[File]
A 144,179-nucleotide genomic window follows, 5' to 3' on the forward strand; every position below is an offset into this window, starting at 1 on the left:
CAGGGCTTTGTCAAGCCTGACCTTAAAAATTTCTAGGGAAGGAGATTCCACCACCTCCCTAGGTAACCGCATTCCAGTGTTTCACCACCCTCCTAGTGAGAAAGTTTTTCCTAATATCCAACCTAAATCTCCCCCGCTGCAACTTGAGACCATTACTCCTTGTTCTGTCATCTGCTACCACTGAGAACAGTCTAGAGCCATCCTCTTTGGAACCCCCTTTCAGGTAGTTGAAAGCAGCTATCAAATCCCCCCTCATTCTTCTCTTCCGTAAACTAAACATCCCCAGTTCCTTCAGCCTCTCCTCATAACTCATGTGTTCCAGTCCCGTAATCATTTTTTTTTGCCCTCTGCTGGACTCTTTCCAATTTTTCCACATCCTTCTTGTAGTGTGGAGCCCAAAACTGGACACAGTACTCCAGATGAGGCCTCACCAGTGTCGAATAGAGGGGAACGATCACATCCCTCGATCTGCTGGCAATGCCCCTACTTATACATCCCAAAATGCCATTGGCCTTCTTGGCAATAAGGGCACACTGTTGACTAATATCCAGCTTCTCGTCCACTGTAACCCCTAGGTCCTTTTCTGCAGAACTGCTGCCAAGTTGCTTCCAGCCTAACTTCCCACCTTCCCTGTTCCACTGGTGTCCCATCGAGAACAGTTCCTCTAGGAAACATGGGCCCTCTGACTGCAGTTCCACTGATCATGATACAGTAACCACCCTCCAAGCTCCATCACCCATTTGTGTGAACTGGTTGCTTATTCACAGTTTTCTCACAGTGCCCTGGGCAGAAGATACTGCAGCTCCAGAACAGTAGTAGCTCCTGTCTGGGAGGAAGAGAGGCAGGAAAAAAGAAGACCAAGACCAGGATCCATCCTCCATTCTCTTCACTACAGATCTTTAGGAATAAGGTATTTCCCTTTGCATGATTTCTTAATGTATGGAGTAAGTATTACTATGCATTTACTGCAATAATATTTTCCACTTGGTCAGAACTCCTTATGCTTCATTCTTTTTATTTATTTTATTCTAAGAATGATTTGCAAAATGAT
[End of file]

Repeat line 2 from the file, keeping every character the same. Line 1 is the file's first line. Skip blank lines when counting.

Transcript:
CAGGGCTTTGTCAAGCCTGACCTTAAAAATTTCTAGGGAAGGAGATTCCACCACCTCCCTAGGTAACCGCATTCCAGTGTTTCACCACCCTCCTAGTGAGAAAGTTTTTCCTAATATCCAACCTAAATCTCCCCCGCTGCAACTTGAGACCATTACTCCTTGTTCTGTCATCTGCTACCACTGAGAACAGTCTAGAGCCATCCTCTTTGGAACCCCCTTTCAGGTAGTTGAAAGCAGCTATCAAATCCCCCCTCATTCTTCTCTTCCGTAAACTAAACATCCCCAGTTCCTTCAGCCTCTCCTCATAACTCATGTGTTCCAGTCCCGTAATCATTTTTTTTTGCCCTCTGCTGGACTCTTTCCAATTTTTCCACATCCTTCTTGTAGTGTGGAGCCCAAAACTGGACACAGTACTCCAGATGAGGCCTCACCAGTGTCGAATAGAGGGGAACGATCACATCCCTCGATCTGCTGGCAATGCCCCTACTTATACATCCCAAAATGCCATTGGCCTTCTTGGCAATAAGGGCACACTGTTGACTAATATCCAGCTTCTCGTCCACTGTAACCCCTAGGTCCTTTTCTGCAGAACTGCTGCCAAGTTGCTTCCAGCCTAACTTCCCACCTTCCCTGTTCCACTGGTGTCCCATCGAGAACAGTTCCTCTAGGAAACATGGGCCCTCTGACTGCAGTTCCACTGATCATGATACAGTAACCACCCTCCAAGCTCCATCACCCATTTGTGTGAACTGGTTGCTTATTCACAGTTTTCTCACAGTGCCCTGGGCAGAAGATACTGCAGCTCCAGAACAGTAGTAGCTCCTGTCTGGGAGGAAGAGAGGCAGGAAAAAAGAAGACCAAGACCAGGATCCATCCTCCATTCTCTTCACTACAGATCTTTAGGAATAAGGTATTTCCCTTTGCATGATTTCTTAATGTATGGAGTAAGTATTACTATGCATTTACTGCAATAATATTTTCCACTTGGTCAGAACTCCTTATGCTTCATTCTTTTTATTTATTTTATTCTAAGAATGATTTGCAAAATGAT